The well preserved remains of a 3.3 million-year-old Australopithecus Afarensis have revealed that the spine of these early hominins was more similar to ours than to that of extant African apes. It counted 12 thoracic vertebrae, like the spine of modern humans, instead of 13.
Recovered in the mid-2000s in Ethiopia, the skeleton is that of a small child, who was probably two or three at the time of death. It was buried in a flash flood and its bones were found in a big sandstone block.
The bones are so small and delicate that it took over 13 years to mechanically removed stones around them. Even then, some of the bones could not be removed completely. Scientists had to use digital imaging to be able to isolate the bones and to analyse them – a long and painstaking process.
This little Australopithecus Afarensis skeleton has the only known complete cervical and thoracic vertebral column of any early hominin prior to 60,000 years ago. Being able to analyse it provides researcher with a lot of valuable information about the body structure of these early hominins, the way they walked and when the structure of modern human spines emerged.
"We have never known when the transition from African ape-like to human-like spinal structure took place because we never had a specimen that was so complete before. People have speculated about how these transitions took place, what the evolution of the human spine was like, but only now do we have the fossil evidence to test some of our ideas", Carol V Ward, from the Department of Pathology and Anatomical Sciences, University of Missouri, told IBTimes UK.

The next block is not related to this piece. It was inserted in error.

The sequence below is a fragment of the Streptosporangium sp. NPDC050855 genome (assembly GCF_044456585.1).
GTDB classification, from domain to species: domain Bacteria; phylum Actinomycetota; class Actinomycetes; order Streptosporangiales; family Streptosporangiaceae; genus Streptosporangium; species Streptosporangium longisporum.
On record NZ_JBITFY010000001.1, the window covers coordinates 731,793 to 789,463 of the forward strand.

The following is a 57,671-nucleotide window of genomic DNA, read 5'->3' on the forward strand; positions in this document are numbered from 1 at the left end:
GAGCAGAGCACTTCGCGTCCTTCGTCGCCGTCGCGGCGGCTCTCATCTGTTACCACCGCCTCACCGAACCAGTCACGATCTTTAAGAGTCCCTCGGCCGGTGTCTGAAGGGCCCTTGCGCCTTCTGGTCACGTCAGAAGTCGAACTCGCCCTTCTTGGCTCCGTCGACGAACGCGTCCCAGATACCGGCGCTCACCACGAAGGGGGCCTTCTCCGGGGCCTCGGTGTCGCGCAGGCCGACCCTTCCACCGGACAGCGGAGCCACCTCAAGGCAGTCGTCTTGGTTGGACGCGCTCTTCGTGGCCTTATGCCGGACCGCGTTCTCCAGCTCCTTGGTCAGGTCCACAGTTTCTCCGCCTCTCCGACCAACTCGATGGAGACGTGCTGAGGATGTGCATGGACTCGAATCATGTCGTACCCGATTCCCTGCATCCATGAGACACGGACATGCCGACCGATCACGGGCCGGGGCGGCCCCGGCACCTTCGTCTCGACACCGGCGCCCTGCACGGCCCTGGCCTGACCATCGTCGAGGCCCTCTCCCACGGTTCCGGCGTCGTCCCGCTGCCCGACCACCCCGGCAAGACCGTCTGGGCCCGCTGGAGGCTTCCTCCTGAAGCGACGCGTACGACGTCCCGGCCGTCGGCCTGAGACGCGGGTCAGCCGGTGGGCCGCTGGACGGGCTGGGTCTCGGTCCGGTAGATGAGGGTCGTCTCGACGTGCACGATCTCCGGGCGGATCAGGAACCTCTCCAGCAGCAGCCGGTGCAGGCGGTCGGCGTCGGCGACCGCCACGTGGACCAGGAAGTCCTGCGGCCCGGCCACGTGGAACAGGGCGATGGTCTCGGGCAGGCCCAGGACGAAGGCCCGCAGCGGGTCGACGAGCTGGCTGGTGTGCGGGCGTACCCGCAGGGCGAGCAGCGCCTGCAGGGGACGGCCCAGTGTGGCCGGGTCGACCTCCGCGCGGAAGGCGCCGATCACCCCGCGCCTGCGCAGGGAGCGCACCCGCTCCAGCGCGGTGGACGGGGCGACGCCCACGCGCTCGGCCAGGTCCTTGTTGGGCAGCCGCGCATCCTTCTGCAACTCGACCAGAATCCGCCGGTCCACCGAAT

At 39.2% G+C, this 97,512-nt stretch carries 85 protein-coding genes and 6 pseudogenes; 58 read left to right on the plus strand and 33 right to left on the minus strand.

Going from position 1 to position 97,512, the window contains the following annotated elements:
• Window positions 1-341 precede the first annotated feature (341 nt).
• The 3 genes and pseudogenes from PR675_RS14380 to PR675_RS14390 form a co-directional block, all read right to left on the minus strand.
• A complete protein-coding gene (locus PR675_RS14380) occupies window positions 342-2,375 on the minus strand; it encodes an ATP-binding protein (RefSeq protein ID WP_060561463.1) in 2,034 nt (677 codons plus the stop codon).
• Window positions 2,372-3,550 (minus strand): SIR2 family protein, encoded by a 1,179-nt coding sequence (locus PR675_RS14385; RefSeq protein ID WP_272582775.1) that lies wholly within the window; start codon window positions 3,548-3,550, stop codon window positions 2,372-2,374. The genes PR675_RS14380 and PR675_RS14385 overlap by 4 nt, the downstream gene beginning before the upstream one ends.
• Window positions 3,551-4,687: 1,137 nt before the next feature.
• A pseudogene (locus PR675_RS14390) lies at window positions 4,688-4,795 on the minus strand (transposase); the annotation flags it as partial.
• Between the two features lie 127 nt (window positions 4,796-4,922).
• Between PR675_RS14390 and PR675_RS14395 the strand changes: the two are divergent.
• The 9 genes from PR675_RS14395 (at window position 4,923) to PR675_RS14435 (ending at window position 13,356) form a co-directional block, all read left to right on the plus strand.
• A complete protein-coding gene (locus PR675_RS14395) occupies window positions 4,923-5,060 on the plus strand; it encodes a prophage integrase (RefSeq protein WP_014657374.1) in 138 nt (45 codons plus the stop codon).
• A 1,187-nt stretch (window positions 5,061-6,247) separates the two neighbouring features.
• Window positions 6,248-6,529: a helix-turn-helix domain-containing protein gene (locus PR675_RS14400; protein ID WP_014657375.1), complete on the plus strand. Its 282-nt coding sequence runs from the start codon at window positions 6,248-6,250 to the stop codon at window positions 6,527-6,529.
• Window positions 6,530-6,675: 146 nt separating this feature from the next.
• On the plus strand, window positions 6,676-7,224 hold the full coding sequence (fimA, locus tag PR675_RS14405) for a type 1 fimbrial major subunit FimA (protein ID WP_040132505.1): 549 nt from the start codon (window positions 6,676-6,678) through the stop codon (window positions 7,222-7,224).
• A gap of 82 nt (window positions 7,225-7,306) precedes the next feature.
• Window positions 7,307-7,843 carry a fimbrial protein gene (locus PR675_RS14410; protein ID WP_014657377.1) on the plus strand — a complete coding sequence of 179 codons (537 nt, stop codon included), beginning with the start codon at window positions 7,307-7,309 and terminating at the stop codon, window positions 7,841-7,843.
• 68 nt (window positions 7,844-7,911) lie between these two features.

"Vertebrae and ribs are very fragile bones so they don't fossilise very commonly. We have only three or four early hominin skeletons that might have one or two vertebrae here and there, but never a whole series like we have here".
Tree climbers or walkers
In their paper now published in PNAS, Ward and colleagues set out to describe the skeleton in details, looking in particular at the vertebrae and their morphology.
The skeleton appears to have been made up of seven cervical and only 12 thoracic vertebrae like humans, rather than 13 like African apes. However, the anatomical transition from thoracic to lower back vertebral form occurs at the 11th thoracic segment – something that is rarely seen in modern apes and humans.
The study's findings indicate that the spine of early hominins was similar to ours, and that the child would have probably walked or moved in a similar way to us in adulthood. This provides scientists with new clues about the behaviours of early hominins and whether they would have been more likely to spend most of their time in trees or on the ground.
"There is still a debate about how much time these early hominins would have spent in trees vs the ground, how important it was. What this shows us is that there were no adaptation to stiffening the spine like we see for climbing low branches, but we can see that their ability to walk the way we did would have been fully developed, even if they did climb trees", Ward said.